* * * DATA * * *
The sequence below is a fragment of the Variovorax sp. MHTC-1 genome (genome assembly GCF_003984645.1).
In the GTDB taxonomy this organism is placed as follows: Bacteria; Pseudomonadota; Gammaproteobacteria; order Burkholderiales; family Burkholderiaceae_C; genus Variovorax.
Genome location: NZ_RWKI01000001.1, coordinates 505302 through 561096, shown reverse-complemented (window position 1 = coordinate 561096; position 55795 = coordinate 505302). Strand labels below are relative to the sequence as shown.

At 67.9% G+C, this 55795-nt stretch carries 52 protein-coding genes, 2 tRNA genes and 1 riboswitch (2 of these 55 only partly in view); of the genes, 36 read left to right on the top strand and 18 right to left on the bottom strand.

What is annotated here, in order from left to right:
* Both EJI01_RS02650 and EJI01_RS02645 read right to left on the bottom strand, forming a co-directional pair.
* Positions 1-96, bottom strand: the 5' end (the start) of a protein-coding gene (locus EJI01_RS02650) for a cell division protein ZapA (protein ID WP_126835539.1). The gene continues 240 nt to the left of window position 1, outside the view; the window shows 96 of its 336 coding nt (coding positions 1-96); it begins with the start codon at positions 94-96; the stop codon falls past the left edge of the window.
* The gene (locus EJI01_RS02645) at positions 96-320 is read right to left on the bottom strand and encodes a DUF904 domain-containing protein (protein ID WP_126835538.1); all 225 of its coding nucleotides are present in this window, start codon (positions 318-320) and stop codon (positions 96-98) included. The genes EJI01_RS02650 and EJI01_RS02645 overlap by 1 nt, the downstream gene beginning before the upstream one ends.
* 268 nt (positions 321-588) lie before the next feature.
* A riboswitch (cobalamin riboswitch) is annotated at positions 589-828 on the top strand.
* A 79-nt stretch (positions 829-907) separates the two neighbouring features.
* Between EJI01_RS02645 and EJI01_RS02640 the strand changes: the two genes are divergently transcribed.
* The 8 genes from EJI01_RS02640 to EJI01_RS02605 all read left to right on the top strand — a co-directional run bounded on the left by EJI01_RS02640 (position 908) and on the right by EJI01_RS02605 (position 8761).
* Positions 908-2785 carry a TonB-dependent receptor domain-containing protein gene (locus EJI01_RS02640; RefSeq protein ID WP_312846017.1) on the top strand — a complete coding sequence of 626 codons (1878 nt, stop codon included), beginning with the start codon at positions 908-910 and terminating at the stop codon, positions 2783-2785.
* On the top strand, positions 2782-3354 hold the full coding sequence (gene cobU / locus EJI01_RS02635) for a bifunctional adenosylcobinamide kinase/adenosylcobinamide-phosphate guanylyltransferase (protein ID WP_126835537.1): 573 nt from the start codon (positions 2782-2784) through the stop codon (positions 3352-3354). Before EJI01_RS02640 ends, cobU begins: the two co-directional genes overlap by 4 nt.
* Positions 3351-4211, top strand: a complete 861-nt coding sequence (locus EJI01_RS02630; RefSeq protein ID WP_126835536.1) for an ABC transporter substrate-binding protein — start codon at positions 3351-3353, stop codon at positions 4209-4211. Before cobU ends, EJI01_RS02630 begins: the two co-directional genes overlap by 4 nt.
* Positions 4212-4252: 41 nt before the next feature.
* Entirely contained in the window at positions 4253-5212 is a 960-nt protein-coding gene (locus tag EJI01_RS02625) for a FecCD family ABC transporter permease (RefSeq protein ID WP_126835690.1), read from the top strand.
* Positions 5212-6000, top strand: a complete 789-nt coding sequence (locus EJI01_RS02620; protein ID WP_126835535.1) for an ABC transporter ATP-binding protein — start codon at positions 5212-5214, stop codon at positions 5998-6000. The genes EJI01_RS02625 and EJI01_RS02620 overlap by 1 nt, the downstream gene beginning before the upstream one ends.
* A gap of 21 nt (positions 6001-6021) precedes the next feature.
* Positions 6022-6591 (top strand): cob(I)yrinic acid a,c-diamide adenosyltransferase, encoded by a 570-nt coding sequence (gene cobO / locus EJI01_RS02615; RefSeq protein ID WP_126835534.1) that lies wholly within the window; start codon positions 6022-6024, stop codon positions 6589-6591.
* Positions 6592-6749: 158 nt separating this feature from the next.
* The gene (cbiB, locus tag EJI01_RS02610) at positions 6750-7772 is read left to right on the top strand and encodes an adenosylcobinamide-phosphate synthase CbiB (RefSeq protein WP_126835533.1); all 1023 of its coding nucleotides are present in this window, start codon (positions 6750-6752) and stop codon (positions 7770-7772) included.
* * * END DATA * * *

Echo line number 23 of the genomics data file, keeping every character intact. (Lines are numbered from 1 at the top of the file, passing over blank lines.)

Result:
* The gene (cbiB, locus tag EJI01_RS02610) at positions 6750-7772 is read left to right on the top strand and encodes an adenosylcobinamide-phosphate synthase CbiB (RefSeq protein WP_126835533.1); all 1023 of its coding nucleotides are present in this window, start codon (positions 6750-6752) and stop codon (positions 7770-7772) included.